Short (Impo)story Syndrome

CW asks: I would be interested to get your perspective on whether you suffer imposter syndrome for fiction writing. I am also a senior academic in STEM, but have serious outside hobbies in art and music. Oddly, I have magnified imposter syndrome for music (believe that I am not a ‘real’ musician) but almost none for art (believe I actually produce works at a ‘professional’ level). Have you found that being more actively engaged in writing has had an effect either way?

This is such a great question, and it tapped into what I’ve been itching to write about! I apologize to the readers who are here solely for the academic fare. Also to readers who are professionals in the language fields, as I might be sullying them (the fields, not the readers!) with my amateur attempts at fiction. (obligatory self-flagellation completed)

* Alert: Circular, stream-of-consciousness writing ahead.*

Do I have impostor syndrome? I might, although I don’t know that it’s the same how I feel about my work (like I am a fraud about to be discovered), but I do feel quite insecure about what the hell I am even doing trying to write.

I definitely don’t think I am awesome, but I also don’t think I totally suck. What really helps is having become an editor at a magazine that requires that personalized feedback be given to all authors, especially for rejections. I can’t emphasize enough how helpful this has been. If I don’t like a story, I have to figure out what doesn’t work and articulate it clearly to the author, as well as suggest how it could be fixed. This is a learning opportunity that really utilizes my science brain, which also means that it makes me feel comfortable.

Navel dive: Fiction tends to go digging in places where you (or at least I) don’t usually go digging (I cite the need to keep going and working and no time to wallow). This type of digging into your psyche can be a very uncomfortable experience. I am much more comfortable dissecting things analytically than feeling all the feels. Writing fiction, especially longer pieces, has been eye opening in terms of how much time in my real life I spend basically keeping a tight lid on anything associated with vulnerability;  how I abhor being feeling dumb, naive, overly trusting. I allow myself anger (as evidenced by 80% of the posts here) but not that often feelings of hurt; how very macho of me! One way to offend me would be to tell me that I am being sentimental, which is about as bad as telling me that I am stupid. My favorite feedback from writing so far is an acceptance that told me that the story was very feel-good-making without ever becoming sentimental. It’s weird to realize these things about myself.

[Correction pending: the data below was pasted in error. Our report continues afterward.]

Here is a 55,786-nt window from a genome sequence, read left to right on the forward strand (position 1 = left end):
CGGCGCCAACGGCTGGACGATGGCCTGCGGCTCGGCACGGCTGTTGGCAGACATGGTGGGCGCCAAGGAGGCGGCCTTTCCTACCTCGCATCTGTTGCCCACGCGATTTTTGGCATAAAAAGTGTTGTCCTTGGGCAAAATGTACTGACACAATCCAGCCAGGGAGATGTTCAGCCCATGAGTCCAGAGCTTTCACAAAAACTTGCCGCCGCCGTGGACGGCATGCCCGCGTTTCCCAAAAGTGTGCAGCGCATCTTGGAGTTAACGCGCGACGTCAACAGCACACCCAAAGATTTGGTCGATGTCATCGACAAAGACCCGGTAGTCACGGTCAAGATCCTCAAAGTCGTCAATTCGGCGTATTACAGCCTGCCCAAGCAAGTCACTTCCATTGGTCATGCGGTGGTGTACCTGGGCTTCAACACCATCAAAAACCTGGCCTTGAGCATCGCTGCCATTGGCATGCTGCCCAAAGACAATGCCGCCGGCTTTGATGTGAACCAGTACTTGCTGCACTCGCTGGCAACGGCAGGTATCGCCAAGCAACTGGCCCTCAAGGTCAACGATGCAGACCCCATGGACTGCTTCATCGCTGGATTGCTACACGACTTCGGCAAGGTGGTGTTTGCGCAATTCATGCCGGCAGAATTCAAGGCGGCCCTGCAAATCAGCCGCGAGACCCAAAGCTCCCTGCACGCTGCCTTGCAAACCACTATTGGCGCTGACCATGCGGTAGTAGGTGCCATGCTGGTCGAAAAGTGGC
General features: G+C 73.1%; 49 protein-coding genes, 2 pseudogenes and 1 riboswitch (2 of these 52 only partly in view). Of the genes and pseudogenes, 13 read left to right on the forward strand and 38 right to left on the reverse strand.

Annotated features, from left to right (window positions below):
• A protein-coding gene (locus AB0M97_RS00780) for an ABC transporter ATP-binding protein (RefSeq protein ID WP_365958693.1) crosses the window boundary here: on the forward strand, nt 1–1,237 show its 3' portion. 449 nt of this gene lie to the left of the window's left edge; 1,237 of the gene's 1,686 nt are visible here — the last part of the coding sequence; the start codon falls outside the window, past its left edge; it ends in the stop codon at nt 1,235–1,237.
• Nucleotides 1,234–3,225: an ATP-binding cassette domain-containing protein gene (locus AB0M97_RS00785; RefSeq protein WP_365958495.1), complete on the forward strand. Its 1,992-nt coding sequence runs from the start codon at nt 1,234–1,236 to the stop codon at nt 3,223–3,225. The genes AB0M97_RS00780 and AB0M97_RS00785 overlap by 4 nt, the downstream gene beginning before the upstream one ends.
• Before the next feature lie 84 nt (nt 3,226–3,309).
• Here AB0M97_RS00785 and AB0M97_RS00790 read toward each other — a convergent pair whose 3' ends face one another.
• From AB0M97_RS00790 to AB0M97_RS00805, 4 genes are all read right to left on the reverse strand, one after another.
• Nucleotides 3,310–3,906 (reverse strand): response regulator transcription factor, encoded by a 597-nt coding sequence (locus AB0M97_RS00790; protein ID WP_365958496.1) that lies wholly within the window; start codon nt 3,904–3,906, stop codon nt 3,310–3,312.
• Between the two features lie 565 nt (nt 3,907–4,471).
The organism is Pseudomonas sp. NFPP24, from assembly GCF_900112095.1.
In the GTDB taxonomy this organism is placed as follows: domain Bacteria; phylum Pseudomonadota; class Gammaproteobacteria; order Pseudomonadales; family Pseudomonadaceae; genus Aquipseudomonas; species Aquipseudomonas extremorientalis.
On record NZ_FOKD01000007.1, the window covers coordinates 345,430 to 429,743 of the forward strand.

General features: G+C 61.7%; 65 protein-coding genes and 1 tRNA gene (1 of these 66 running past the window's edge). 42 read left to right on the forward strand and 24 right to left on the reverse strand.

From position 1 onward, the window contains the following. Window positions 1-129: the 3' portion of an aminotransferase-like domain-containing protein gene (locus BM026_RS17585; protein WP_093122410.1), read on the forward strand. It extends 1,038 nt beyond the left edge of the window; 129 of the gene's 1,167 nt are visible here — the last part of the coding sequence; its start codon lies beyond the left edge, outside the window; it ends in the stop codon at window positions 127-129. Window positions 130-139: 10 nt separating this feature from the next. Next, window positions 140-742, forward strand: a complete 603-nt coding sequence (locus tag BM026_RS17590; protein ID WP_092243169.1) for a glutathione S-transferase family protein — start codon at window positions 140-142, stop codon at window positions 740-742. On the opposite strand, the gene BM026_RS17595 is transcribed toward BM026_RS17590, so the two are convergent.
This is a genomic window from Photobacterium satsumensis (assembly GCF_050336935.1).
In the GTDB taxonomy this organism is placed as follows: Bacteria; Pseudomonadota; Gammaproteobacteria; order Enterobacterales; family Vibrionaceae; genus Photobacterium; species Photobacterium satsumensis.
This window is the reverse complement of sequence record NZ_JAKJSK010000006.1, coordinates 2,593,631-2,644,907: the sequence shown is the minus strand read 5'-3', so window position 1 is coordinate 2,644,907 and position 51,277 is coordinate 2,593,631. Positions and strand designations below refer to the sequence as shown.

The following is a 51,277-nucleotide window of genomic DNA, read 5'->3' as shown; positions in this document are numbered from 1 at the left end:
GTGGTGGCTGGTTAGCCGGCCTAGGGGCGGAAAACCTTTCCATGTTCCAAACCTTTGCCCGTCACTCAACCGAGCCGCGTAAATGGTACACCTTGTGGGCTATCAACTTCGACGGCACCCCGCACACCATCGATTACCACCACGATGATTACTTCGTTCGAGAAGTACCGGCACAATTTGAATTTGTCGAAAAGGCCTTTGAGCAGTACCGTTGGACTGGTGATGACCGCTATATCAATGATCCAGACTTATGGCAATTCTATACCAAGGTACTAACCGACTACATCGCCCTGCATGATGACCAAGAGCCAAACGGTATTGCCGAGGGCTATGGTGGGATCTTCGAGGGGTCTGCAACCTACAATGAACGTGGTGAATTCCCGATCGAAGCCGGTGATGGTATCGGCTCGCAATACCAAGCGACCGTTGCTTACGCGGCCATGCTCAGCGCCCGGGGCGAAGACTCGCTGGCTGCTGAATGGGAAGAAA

I like my prose spare. As in, notably more spare than most writing with a literary bend, be it fantasy or literary fiction. In my writing I love to use literary devices such as metaphors, similes, and other aspects of symmetry (e.g., various parallels, ending with how I started, analogies in different settings within the same story, etc.), but I feel, in my own writing and in the writing of others, that a literary device has to be employed really well, otherwise it’s just plain obnoxious. I really don’t have patience for a lot of doom, gloom, moodiness, or thickly layered adjectives of any kind. I wish so much literary fiction weren’t brooding and loss and grief and pain. I feel that we as humans have more complex (and more interesting) emotions, that we can be sad yet strangely amused, that we can hate and be lustful, that we can grieve and also feel free and joyous. I like to look at those, and I am really annoyed by wallowing in the seas of schmaltz, and there is oh my fucking God so much schmaltz. At the same time, I know that people pour their hearts and souls into writing, so I feel bad that I roll my eyes…

Basically, I like and I think I have a fairly restrained writing voice, punctuated by bursts of intense emotion through the use of strong or evocative language, a small number of metaphors, and an overall highly symmetric structure. I love action verbs and verbs that make you see or smell or feel. The fewer, the better.

I think that my natural tendencies are a problem. I fear that I am or will be limited in who is willing to read and publish what I produce. But I can honestly say that I don’t enjoy ornamental prose (I hate that it is called purple prose, because purple is my favorite color); I don’t like reading it and I don’t like writing it.

I also find myself being completely unmoved by many pieces that are hailed as awesome. But then I get really moved by very compact, incisive pieces that haven’t received particular praise. I have found several kindred writerly spirits, in the sense that I really like what they write, but they are not superstars. On the other hand, I find the style of many who are highly acclaimed to not be enjoyable at all. (Yes, I roll my eyes a lot.)